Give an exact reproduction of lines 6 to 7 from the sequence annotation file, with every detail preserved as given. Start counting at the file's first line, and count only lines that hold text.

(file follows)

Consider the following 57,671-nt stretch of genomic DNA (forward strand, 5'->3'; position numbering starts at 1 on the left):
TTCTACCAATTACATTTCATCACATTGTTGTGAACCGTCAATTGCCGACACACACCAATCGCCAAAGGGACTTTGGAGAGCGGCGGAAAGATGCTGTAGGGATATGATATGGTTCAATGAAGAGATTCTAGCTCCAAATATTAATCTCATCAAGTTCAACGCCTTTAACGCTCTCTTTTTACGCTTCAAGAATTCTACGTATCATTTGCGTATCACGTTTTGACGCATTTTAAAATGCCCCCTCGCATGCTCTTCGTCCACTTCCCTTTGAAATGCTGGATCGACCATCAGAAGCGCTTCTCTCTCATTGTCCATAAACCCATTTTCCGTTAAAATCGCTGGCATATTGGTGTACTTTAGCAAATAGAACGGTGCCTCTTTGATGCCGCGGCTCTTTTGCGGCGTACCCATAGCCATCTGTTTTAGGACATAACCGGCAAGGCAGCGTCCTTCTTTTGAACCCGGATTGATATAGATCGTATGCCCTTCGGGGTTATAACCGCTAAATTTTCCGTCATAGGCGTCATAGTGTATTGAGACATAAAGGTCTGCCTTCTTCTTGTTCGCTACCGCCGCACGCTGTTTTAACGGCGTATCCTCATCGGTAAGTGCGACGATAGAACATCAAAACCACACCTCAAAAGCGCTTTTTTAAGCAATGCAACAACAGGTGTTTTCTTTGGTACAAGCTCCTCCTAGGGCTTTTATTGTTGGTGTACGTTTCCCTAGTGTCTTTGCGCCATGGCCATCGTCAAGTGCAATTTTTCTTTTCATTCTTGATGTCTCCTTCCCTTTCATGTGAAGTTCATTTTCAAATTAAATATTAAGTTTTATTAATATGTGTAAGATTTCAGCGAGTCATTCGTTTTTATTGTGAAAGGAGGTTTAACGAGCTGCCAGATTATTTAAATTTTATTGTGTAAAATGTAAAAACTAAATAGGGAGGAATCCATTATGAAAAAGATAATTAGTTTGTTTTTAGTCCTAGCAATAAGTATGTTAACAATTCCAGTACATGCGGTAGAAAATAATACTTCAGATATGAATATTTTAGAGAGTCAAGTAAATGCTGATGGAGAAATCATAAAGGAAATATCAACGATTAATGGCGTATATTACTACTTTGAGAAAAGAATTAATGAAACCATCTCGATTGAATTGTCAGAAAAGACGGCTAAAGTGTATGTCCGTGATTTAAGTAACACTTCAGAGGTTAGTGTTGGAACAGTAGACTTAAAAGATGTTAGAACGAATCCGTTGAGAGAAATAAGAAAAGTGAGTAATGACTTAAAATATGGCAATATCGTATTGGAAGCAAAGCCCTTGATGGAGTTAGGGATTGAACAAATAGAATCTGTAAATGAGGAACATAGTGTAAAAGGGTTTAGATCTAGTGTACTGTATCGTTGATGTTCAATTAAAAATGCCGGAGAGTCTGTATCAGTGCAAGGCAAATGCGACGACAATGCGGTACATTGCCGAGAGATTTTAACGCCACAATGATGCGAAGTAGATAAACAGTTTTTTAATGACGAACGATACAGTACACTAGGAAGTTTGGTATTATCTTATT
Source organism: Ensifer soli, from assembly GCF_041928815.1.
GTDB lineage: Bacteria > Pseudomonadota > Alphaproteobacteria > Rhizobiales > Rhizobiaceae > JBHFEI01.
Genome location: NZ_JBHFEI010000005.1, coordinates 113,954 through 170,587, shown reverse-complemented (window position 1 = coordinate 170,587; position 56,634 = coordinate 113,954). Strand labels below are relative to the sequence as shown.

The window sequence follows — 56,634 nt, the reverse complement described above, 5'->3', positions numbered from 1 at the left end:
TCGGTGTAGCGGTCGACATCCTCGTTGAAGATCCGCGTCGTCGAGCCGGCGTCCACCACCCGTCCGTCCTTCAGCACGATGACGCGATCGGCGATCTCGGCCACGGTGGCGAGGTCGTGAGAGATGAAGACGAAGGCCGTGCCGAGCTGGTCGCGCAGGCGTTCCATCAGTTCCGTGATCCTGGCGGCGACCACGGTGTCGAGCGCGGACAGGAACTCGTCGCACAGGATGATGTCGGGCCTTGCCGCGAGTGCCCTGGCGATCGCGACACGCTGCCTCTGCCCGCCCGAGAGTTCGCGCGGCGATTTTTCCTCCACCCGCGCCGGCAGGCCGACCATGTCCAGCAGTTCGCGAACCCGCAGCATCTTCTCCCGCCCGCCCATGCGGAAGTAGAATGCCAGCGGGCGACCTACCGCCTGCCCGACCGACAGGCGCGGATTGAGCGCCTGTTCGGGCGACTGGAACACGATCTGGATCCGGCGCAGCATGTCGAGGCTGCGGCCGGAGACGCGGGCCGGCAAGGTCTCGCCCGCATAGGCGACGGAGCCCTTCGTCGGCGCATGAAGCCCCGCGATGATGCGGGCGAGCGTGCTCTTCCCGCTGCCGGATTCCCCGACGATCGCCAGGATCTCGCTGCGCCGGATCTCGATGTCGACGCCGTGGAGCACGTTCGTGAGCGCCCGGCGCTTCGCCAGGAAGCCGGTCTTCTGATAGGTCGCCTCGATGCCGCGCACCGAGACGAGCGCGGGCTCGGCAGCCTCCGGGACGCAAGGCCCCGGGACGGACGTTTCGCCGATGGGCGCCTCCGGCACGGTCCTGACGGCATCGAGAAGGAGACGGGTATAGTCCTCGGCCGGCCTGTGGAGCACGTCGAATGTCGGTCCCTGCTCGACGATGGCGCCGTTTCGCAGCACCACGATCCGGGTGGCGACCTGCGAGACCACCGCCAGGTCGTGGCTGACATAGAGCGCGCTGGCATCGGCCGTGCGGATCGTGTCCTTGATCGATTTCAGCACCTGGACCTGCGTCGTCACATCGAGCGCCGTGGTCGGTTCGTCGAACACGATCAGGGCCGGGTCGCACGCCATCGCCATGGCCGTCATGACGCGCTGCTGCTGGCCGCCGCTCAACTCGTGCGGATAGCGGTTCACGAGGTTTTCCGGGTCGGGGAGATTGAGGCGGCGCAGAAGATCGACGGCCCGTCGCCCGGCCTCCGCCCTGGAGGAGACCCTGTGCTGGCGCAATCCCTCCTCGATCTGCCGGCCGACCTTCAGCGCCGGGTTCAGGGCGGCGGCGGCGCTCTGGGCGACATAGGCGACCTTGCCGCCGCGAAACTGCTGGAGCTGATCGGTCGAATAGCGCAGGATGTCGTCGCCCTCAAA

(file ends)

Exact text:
The window sequence follows — 56,634 nt, the reverse complement described above, 5'->3', positions numbered from 1 at the left end:
TCGGTGTAGCGGTCGACATCCTCGTTGAAGATCCGCGTCGTCGAGCCGGCGTCCACCACCCGTCCGTCCTTCAGCACGATGACGCGATCGGCGATCTCGGCCACGGTGGCGAGGTCGTGAGAGATGAAGACGAAGGCCGTGCCGAGCTGGTCGCGCAGGCGTTCCATCAGTTCCGTGATCCTGGCGGCGACCACGGTGTCGAGCGCGGACAGGAACTCGTCGCACAGGATGATGTCGGGCCTTGCCGCGAGTGCCCTGGCGATCGCGACACGCTGCCTCTGCCCGCCCGAGAGTTCGCGCGGCGATTTTTCCTCCACCCGCGCCGGCAGGCCGACCATGTCCAGCAGTTCGCGAACCCGCAGCATCTTCTCCCGCCCGCCCATGCGGAAGTAGAATGCCAGCGGGCGACCTACCGCCTGCCCGACCGACAGGCGCGGATTGAGCGCCTGTTCGGGCGACTGGAACACGATCTGGATCCGGCGCAGCATGTCGAGGCTGCGGCCGGAGACGCGGGCCGGCAAGGTCTCGCCCGCATAGGCGACGGAGCCCTTCGTCGGCGCATGAAGCCCCGCGATGATGCGGGCGAGCGTGCTCTTCCCGCTGCCGGATTCCCCGACGATCGCCAGGATCTCGCTGCGCCGGATCTCGATGTCGACGCCGTGGAGCACGTTCGTGAGCGCCCGGCGCTTCGCCAGGAAGCCGGTCTTCTGATAGGTCGCCTCGATGCCGCGCACCGAGACGAGCGCGGGCTCGGCAGCCTCCGGGACGCAAGGCCCCGGGACGGACGTTTCGCCGATGGGCGCCTCCGGCACGGTCCTGACGGCATCGAGAAGGAGACGGGTATAGTCCTCGGCCGGCCTGTGGAGCACGTCGAATGTCGGTCCCTGCTCGACGATGGCGCCGTTTCGCAGCACCACGATCCGGGTGGCGACCTGCGAGACCACCGCCAGGTCGTGGCTGACATAGAGCGCGCTGGCATCGGCCGTGCGGATCGTGTCCTTGATCGATTTCAGCACCTGGACCTGCGTCGTCACATCGAGCGCCGTGGTCGGTTCGTCGAACACGATCAGGGCCGGGTCGCACGCCATCGCCATGGCCGTCATGACGCGCTGCTGCTGGCCGCCGCTCAACTCGTGCGGATAGCGGTTCACGAGGTTTTCCGGGTCGGGGAGATTGAGGCGGCGCAGAAGATCGACGGCCCGTCGCCCGGCCTCCGCCCTGGAGGAGACCCTGTGCTGGCGCAATCCCTCCTCGATCTGCCGGCCGACCTTCAGCGCCGGGTTCAGGGCGGCGGCGGCGCTCTGGGCGACATAGGCGACCTTGCCGCCGCGAAACTGCTGGAGCTGATCGGTCGAATAGCGCAGGATGTCGTCGCCCTCAAA